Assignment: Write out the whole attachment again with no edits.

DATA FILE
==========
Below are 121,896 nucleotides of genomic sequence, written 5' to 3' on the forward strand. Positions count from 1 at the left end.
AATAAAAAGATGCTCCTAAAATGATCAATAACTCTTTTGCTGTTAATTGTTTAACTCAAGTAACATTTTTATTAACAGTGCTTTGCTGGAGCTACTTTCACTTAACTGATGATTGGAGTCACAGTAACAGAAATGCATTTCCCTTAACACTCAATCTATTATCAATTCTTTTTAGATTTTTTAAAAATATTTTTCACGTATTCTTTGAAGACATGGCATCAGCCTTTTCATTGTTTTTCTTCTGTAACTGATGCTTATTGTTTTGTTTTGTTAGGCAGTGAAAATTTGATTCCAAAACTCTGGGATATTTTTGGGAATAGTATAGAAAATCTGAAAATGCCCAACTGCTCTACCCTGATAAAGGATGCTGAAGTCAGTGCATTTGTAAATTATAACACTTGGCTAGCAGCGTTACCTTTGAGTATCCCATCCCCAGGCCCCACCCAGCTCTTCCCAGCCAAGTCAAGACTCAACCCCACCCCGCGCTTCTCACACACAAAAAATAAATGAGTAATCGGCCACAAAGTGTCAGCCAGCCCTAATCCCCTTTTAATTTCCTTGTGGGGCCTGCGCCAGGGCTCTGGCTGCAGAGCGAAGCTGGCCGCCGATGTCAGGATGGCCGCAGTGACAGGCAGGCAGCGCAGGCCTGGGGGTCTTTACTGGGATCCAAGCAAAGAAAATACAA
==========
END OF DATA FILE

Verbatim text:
Below are 121,896 nucleotides of genomic sequence, written 5' to 3' on the forward strand. Positions count from 1 at the left end.
AATAAAAAGATGCTCCTAAAATGATCAATAACTCTTTTGCTGTTAATTGTTTAACTCAAGTAACATTTTTATTAACAGTGCTTTGCTGGAGCTACTTTCACTTAACTGATGATTGGAGTCACAGTAACAGAAATGCATTTCCCTTAACACTCAATCTATTATCAATTCTTTTTAGATTTTTTAAAAATATTTTTCACGTATTCTTTGAAGACATGGCATCAGCCTTTTCATTGTTTTTCTTCTGTAACTGATGCTTATTGTTTTGTTTTGTTAGGCAGTGAAAATTTGATTCCAAAACTCTGGGATATTTTTGGGAATAGTATAGAAAATCTGAAAATGCCCAACTGCTCTACCCTGATAAAGGATGCTGAAGTCAGTGCATTTGTAAATTATAACACTTGGCTAGCAGCGTTACCTTTGAGTATCCCATCCCCAGGCCCCACCCAGCTCTTCCCAGCCAAGTCAAGACTCAACCCCACCCCGCGCTTCTCACACACAAAAAATAAATGAGTAATCGGCCACAAAGTGTCAGCCAGCCCTAATCCCCTTTTAATTTCCTTGTGGGGCCTGCGCCAGGGCTCTGGCTGCAGAGCGAAGCTGGCCGCCGATGTCAGGATGGCCGCAGTGACAGGCAGGCAGCGCAGGCCTGGGGGTCTTTACTGGGATCCAAGCAAAGAAAATACAA